The jokes are made roughly 1,256,928 times per day — “You identify as a man/woman? Then I identify as an Apache Attack Helicopter.” Better yet, “I identify as a cat — treat me accordingly.” Well, Jeff, considering that you were excited to drop a deuce in a public playground’s sandbox after leaving the bar last weekend, I guess that’s only fair.
On their faces, these jokes are easy to brush off as uneducated; after all, they’re typically posted on Facebook by people who think being gay was invented in 1968 in order to create new bars with shorter lines. However, a new study by Columbia University indicates that there’s more to the story.
The study, which included participants from all over the United States, found that 67% of transphobic people self-identify as members of the Confederacy. The Confederacy existed from 1861 to 1865, when the unrecognized sovereign nation was defeated by a bunch of, in today’s vernacular, “libtards.”
Compounding the confusion is that nearly 49% of those who identify as sons and daughters of the Confederacy are not from a state that fought against the Union during the Civil War. Instead, nearly half of these subjects were born in places like Ohio, Indiana, Wisconsin and Alaska, which wasn’t even a state until 1959. Further, most of the participants did not have ancestors in the United States until the 20th century, meaning that they had zero familial ties to the Civil War era.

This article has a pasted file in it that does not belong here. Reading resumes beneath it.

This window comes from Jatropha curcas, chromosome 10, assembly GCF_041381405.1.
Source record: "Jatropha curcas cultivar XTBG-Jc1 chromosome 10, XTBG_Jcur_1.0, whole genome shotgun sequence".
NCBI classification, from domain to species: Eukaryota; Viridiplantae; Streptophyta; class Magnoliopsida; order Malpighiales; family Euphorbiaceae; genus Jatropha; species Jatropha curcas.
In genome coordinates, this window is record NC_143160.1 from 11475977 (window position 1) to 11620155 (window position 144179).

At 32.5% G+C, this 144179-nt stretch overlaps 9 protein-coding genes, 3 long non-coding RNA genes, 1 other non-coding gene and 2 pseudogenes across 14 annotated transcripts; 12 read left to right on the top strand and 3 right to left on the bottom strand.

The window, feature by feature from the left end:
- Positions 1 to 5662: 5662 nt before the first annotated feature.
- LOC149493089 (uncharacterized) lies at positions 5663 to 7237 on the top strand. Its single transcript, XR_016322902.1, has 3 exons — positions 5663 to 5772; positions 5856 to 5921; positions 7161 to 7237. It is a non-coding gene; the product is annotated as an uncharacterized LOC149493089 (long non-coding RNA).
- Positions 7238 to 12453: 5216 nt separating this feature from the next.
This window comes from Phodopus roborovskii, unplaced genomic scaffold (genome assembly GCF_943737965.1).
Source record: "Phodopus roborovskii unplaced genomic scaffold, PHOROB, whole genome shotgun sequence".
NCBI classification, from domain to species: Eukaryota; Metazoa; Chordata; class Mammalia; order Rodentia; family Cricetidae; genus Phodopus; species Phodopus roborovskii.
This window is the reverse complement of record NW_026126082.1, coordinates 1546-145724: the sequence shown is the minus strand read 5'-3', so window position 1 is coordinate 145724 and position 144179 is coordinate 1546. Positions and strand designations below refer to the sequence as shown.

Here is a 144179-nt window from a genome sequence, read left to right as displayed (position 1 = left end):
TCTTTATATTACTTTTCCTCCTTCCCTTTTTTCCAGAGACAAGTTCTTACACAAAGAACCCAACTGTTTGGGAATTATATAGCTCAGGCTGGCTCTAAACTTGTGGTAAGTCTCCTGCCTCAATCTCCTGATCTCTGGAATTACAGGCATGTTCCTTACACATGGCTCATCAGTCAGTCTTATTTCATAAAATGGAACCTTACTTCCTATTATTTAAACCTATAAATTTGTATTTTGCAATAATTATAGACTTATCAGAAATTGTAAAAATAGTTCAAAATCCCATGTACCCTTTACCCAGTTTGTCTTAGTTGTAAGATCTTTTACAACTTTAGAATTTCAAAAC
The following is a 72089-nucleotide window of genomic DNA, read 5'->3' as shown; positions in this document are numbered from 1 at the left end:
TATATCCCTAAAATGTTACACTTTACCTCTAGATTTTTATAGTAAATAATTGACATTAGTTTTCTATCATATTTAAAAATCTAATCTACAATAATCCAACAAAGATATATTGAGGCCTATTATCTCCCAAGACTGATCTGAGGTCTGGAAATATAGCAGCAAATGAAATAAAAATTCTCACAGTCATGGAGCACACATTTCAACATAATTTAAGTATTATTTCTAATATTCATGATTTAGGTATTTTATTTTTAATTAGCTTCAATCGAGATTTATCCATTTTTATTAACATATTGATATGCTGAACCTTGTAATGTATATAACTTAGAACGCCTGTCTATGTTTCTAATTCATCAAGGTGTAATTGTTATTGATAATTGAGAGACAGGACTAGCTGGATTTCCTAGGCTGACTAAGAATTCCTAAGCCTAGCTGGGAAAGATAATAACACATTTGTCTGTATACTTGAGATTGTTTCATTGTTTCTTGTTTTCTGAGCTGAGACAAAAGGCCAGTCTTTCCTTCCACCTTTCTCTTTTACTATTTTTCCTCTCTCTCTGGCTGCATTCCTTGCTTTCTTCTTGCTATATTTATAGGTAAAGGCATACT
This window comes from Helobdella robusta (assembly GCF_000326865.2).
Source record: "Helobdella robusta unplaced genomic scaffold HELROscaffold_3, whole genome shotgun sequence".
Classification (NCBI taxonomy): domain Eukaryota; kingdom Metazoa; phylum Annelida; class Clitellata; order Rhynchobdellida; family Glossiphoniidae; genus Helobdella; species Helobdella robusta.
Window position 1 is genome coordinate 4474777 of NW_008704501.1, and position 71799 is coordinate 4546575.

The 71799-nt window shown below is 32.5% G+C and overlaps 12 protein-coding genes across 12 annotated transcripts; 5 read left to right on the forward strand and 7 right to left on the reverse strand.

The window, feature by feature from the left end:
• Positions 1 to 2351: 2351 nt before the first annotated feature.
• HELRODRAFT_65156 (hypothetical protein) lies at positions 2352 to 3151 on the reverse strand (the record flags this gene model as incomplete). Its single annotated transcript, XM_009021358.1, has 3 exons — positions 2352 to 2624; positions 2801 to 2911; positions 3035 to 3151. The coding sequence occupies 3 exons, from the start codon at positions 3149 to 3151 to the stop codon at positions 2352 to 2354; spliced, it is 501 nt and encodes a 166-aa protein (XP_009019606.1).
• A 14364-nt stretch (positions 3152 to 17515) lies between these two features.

Many people are concerned about transgender people receiving gender reassignment surgery. After all, it’s a permanent change to one’s body based on a feeling that could potentially change down the line — it’s like Confederate flag tattoos that way.
Even so, while trans people wear clothes to cover their Kibbles ‘n Bits, it’s gonna take more than a “Female Body Inspector” baseball cap to make people forget that uncle Jim has a bright red and blue Confederate flag inked onto his shiny noggin.
The irony of identifying as part of the Confederacy while invalidating the scientifically-backed transgender community was pointed out to the participants. Yet, many didn’t see the similarities. To be fair, transgender people want to feel comfortable in their own bodies, whereas the Confederacy wanted to own and brutalize other people’s bodies using a whip with glass and nails tied to the end — that’s not at all the same thing.
Many modern-day Confederacy supporters say that the war was fought over states’ rights. Namely, the right to steal Black people from across the ocean and pack them like sardines into a standing-room only ship before being sold to some mutton chop-clad guy named Frederic whose sister is also his mom. But hell, at least the Confederates didn’t each individually change their first names and ask people to refer to them as such.
Unfortunately, transphobia will exist for years, if not decades longer — just like racism or people who make loving bacon their thing to the point that they own bacon decor and hygiene products. As consolation, unlike the South, the transgender community won’t have to rise again, as they will tear a bitch down before they descend in the first place.
Mackenzie is the first ever editor of The Beet and actually made of over 62% beet.